that we could voluntarily make work. In other words, was this a voluntary muscle or not?
I looked through Gray's anatomy and I looked through Gray's neurology and all the neuroanatomists called the neuroanatomists that I had worked with as a student
and none of them knew of any evidence that the phrenic nerve, which is the nerve to the diaphragm, had any voluntary control.
And so that made me wonder if they're telling us to move our diaphragm and push our diaphragm and strengthen our diaphragm,
how can we do it if we don't have a nerve that goes to it that is under voluntary control?
For instance, the bicep, you can say, all right, I'm going to move my arm and pick up a weight and you can do a number of repetitions
and strengthen the muscle and the muscle will hypertrophy or increase in size and strength.
And that's what they're trying to tell us to do with the diaphragm. They're trying to tell us to strengthen the diaphragm by exercising the diaphragm.
You can't do that if you can't voluntarily make it move.
So what we then designed was a study to try and show what really happened with the diaphragm.
I wanted to visualize that diaphragm as it worked in the human body.
I'd seen it at surgery lots of times and every time I'd have an opportunity, I'd dissect the way the organs and take a look at the diaphragm as it functions.
So I could reiterate my feelings and every time I looked at it,
I saw this clear parchment like dome with some periphery of a fine little muscle fiber that attached it to the wall of the body.
And so I really convinced that this didn't work.
So I then talked to several pulmonology friends of mine, people who study lung diseases and work with breathing diseases.
And I talked with radiologists, friends of mine, because radiologists every day while they do upper GI, X-rays and various things, see the diaphragm move.
And I wanted to know, do you believe that this is a voluntary organ? Is it something that you can control?
And every one of them, none of the physicians that I talked to thought that the diaphragm was under voluntary control.
So that reiterated these things.
I contacted a good friend of mine who was the head of the pulmonary department when I was going through school
and was later the head of the pulmonary department at Harvard General Hospital here in Los Angeles.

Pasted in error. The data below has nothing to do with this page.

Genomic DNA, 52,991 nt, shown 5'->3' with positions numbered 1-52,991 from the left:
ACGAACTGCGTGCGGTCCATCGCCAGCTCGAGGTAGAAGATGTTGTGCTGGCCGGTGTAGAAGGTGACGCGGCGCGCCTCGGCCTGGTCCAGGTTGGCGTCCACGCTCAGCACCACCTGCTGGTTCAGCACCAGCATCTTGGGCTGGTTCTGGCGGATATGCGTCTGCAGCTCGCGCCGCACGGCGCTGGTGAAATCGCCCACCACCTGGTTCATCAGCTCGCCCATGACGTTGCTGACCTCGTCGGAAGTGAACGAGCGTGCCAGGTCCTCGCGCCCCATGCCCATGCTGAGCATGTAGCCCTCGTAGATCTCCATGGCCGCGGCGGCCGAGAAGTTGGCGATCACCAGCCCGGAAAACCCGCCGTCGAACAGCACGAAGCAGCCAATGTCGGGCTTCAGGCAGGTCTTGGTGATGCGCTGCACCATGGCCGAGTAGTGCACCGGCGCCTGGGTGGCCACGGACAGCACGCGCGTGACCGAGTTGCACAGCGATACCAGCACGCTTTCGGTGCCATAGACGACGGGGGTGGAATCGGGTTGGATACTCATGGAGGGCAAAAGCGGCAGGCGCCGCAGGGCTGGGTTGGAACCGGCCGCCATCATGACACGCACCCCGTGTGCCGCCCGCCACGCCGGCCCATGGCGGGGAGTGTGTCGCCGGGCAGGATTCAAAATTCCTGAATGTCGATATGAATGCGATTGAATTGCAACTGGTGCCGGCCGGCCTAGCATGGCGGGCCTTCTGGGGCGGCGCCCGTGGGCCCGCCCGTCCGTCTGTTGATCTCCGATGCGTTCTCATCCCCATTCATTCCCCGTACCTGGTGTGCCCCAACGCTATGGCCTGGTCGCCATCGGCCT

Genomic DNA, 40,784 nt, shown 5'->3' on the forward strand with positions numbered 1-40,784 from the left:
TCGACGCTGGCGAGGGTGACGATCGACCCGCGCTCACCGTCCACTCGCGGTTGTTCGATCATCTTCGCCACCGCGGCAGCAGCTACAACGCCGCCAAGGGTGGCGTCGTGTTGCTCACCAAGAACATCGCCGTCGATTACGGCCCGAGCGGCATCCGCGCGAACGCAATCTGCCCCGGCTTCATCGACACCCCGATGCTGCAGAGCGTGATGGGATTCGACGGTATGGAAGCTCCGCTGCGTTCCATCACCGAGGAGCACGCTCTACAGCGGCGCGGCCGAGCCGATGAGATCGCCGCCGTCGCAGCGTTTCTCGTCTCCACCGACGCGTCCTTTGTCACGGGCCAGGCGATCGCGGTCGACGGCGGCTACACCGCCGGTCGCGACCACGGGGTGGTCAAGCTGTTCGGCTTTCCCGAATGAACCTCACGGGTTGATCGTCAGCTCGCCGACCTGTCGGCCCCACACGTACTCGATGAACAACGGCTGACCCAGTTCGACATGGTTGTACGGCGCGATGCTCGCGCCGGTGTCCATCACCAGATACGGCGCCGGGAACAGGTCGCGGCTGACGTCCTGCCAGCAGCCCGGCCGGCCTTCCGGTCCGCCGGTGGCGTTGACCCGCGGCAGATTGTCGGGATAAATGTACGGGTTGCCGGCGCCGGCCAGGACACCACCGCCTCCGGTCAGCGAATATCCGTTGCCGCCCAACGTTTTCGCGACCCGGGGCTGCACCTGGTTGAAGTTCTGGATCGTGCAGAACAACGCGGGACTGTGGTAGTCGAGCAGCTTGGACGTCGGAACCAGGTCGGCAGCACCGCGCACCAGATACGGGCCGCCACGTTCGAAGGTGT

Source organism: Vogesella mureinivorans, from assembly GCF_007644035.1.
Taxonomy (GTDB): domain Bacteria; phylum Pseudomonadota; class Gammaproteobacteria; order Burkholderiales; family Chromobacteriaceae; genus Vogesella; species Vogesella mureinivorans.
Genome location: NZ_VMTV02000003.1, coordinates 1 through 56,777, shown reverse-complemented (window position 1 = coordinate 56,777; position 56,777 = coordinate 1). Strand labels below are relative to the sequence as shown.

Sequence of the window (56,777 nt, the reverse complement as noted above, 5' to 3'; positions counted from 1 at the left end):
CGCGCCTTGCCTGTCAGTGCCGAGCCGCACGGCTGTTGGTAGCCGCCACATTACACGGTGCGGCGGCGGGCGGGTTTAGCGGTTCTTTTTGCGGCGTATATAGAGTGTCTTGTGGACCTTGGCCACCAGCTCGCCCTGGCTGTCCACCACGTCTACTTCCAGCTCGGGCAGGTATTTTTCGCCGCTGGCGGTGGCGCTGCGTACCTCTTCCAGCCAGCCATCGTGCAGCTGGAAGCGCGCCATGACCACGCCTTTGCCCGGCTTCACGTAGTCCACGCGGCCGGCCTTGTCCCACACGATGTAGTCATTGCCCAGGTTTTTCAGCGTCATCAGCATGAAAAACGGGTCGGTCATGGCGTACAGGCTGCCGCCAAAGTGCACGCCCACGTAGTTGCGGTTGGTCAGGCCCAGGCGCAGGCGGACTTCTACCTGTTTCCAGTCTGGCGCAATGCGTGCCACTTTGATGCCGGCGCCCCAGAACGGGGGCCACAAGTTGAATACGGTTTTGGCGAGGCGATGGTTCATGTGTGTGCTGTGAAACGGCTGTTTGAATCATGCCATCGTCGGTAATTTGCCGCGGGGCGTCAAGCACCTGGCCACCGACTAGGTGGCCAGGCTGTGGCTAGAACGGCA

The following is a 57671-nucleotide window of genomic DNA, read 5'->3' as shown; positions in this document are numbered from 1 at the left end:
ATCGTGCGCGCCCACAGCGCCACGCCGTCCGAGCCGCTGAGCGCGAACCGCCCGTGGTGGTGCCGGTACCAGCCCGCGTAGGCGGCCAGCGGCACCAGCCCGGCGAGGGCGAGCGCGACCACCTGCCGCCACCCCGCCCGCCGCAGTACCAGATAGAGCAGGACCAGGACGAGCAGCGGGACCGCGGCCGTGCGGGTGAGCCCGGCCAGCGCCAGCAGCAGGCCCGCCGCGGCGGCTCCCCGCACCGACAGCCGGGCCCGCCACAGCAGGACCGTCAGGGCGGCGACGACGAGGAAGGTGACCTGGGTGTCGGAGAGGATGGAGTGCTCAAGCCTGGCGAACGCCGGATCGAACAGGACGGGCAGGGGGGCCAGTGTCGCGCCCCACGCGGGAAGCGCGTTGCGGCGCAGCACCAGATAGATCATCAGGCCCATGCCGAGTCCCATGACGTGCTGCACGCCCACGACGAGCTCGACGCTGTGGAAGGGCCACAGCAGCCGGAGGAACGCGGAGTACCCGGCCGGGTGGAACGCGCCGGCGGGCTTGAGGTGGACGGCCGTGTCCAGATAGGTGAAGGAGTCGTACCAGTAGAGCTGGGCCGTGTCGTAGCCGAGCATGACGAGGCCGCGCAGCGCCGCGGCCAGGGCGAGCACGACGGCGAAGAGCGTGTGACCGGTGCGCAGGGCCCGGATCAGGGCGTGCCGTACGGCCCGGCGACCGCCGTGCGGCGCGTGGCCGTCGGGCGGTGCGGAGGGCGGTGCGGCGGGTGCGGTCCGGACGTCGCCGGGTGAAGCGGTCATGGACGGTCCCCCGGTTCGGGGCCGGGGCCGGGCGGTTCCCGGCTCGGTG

I designed a study that we could put together to satisfy the needs of both the brass playing and musical society and also the medical curiosity.
And that's the study I'd like to talk to you about today.
But before I get into that study precisely, I'd like to give you a little of the background of why I think that it's really important for you to understand your bodily function in relationship to brass playing.
Because as Claude pointed out in his lecture last night, the trumpet is really only a piece of pipe that's wound around.
It's no different than a pipe that you might find in any industrial situation, except that it's made to certain specifications.
And it won't make any sound without you applying your bodily functions, so to speak, to the horn.
And so it's really an athletic endeavor.
And it's not necessarily a natural undertaking.
We were not designed necessarily to play wind instruments.
But the body has tremendous powers of compensating and what we in medicine call homeostatic mechanisms.
You do one thing to the body that seems to throw it off center, and it'll compensate by doing another thing.
The blood, for instance, maintains its acid-base balance very carefully by a mechanism of homeostasis that keeps us alive.
If the blood acid-base balance moves one way or the other, it can very quickly kill us.
And the body does lots of things to keep that from happening.
Our blood pressure is maintained in a certain realm by the amount of cardiac output, the amount of blood that moves from the heart.
As we walk up the hill of the meeting today, our heart rate increases so that our brain gets enough blood supply to keep it alive.
And there are just numerous unbelievable mechanisms within our body that make us work correctly.
And so we needed to get, in order to play correctly, we needed to get in harmony with those mechanisms and not fight against them.
A lot of the erroneous things that have come into the trumpet-playing literature and even into the pulmonary or among medicine literature are erroneous.
They're misnomerous, and they lead us to fight what is the natural process of the body
and what the tremendous virtuosos in brass playing have done is they have either learned or fallen into doing what is natural for the body.